Space create very interesting dramatic play

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Space create very interesting dramatic play

During outside play, Educator Brandi was walking around the playground and heard singing coming from the maze. As she approached the maze, there was Mia and Maddee (from Preschool.) She then found Ava and Jade both laying on the ground in different spots. She asked Ava and Jade why they were laying on the ground and they responded by telling Brandi that they had died during battle. Mia then told Brandi that she was singing because it was their funeral. The girls were very involved in their dramatic play.

Hakkarainen et al (2013) say successful narrative play happens when all players (children and adults) develop shared ideas and construct a plot (storyline) together. It must:

  1. Have a social/collective character
  2. Be imaginative
  3. Be creative
  4. Be developed over time
  5. Be challenging
  6. Have a narrative structure

Use the six steps above to make a plan for a Playworld with Mia, Maddee, Ava and Jade . Remember we need to be:

  • emotionally involved in the play
  • facilitate critical turns in the play eg introducing new characters and events, or introducing a critical incident so the play continues to develop
  • take a role in the imaginary play eg a character in the storyline.

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Family camping trips create play spaces for 18 month old children

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Family camping trips create a dramatic playworld

Here is an example of a Playworld that can start on the spot with under 2’s.

  1. Have a social/collective character
  2. Be imaginative
  3. Be creative
  4. Be developed over time
  5. Be challenging
  6. Have a narrative structure

1. Have a social/collective character.
Samuel used the bark pieces in the outdoor environment to construct with, making them into one big pile. Mel the Educator asked Samuel “what is it?” Samuel said “fire.” Mel asked “like the fire you made with Daddy on your camping trip?” Samuel replied “yes” and nodded his head as he continued to build the fire.

2 and 3. Be imaginative and creative.
Planning the Playworld environment on the spot
Mel the Educator extended on Samuel’s interest inside. Mel set up a campsite with pots, pan and a fire made from cellophane. Samuel was intrigued by this as he gathered around. Matt the Educator placed the pan onto the fire and asked Samuel, “What can we cook?” Samuel replied “eggs.” Matt then asked him “where can we get the eggs?” Samuel walked over to the home corner, returning with an egg and placing it into the pan.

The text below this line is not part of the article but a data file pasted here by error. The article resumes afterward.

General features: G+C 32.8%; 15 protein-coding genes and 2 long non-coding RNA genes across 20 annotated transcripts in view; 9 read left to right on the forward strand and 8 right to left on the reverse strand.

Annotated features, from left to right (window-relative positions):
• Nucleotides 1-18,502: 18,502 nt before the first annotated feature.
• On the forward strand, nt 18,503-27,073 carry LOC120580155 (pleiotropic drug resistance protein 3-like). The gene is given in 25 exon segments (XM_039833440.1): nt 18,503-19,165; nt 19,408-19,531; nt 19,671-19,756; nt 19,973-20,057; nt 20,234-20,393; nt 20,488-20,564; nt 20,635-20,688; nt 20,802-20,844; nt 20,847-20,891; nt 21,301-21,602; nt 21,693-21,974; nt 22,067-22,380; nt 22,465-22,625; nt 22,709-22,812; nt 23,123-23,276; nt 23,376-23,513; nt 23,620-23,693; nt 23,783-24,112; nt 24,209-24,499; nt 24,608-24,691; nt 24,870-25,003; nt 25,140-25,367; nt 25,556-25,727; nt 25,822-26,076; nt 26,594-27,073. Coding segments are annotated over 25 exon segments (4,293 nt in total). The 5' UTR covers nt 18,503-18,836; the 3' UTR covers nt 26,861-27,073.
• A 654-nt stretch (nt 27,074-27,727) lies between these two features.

Samuel’s friends Archie, Harriet and Ignatius showed interest as they also began to gather items from the home corner and place them into the pan on the fire (actively contributing to the experience.) Matt then exclaimed “our food is ready.” Samuel walked back to the home corner where he grabbed the plates in a basket. Harriet and Archie enjoyed sharing Samuel’s family culture as they were watching and learning. Matt saw the opportunity to use the family culture of camping as a Playworld experience.  They continued to engage in pretend play freely recreating this camping experience.

Then Matt said, “Can you hear that? It’s the doorbell. I wonder who is at the door?” The children looked around, then Harriet went to the door reaching at the handle.

“Oh, the dinosaur family have come for lunch. Please let them in Harriet” said Matt.

The play was now extended by the Adult (Matt) who added a challenge of introducing and feeding the dinosaur family.

Samuel and Archie brought the dinosaurs over and placed them on the table. “What will they eat Samuel?” asked Matt. Archie proceeded to place the plates and food for the dinosaurs to eat while Ava and Samuel went back to the fire to get the dinosaur family some food.

See how planning the play environment occurs on the spot. The narrative structure identified was: We need to eat.

This play experience lasted for about 40 minutes because the educator asks questions, created challenges and played a role/character in the Playworld.

These questions and challenges can be simple things like:

  • The doorbell rings and it’s the dinosaur family
  • What are they going to eat?
  • I need some tomato sauce. Can you find me some?
  • What are we going to do with all the dirty dishes?
  • I’m feeling cold. How could we get warmer?
  • Oh no the fire is too big. What will we do now?

 Another example

This morning Vivienne put the baby doll in a high chair. Aas Miss Sheryn entered the room Vivienne approached her and asked “you put it down for me.” The high chairs were then lowered creating ease of access for the children.

Vivienne, James and Ben each had a doll in a high chair and were using various pieces of the home corner food to ‘feed them’. The educator extended the children’s thinking by asking “when Miss Alicia and Miss Frances feed the babies, what do they use?”

James: Cup

Vivienne: Spoon, we need a spoon

James and Miss Sheryn began looking in the boxes for some spoons but were unable to locate any. The educator then modelled problem solving by asking, “if we can’t find them what could we do?”

Vivienne pointed to the door saying, “get some out there.”

Following this suggestion Miss Sheryn asked Miss Mel for some spoons.

Vivienne, James, Ben, Alex, Abbie, Charlotte and Gabriella all had spoons and bowls and proceeded to feed their babies.

As the play progressed the children moved the highchairs into the centre of the room.

Miss Sheryn: What‟s your baby eating?

Vivienne: umm banana

Ben: It’s hot.

James: It’s some food.

Charlotte: sandwich.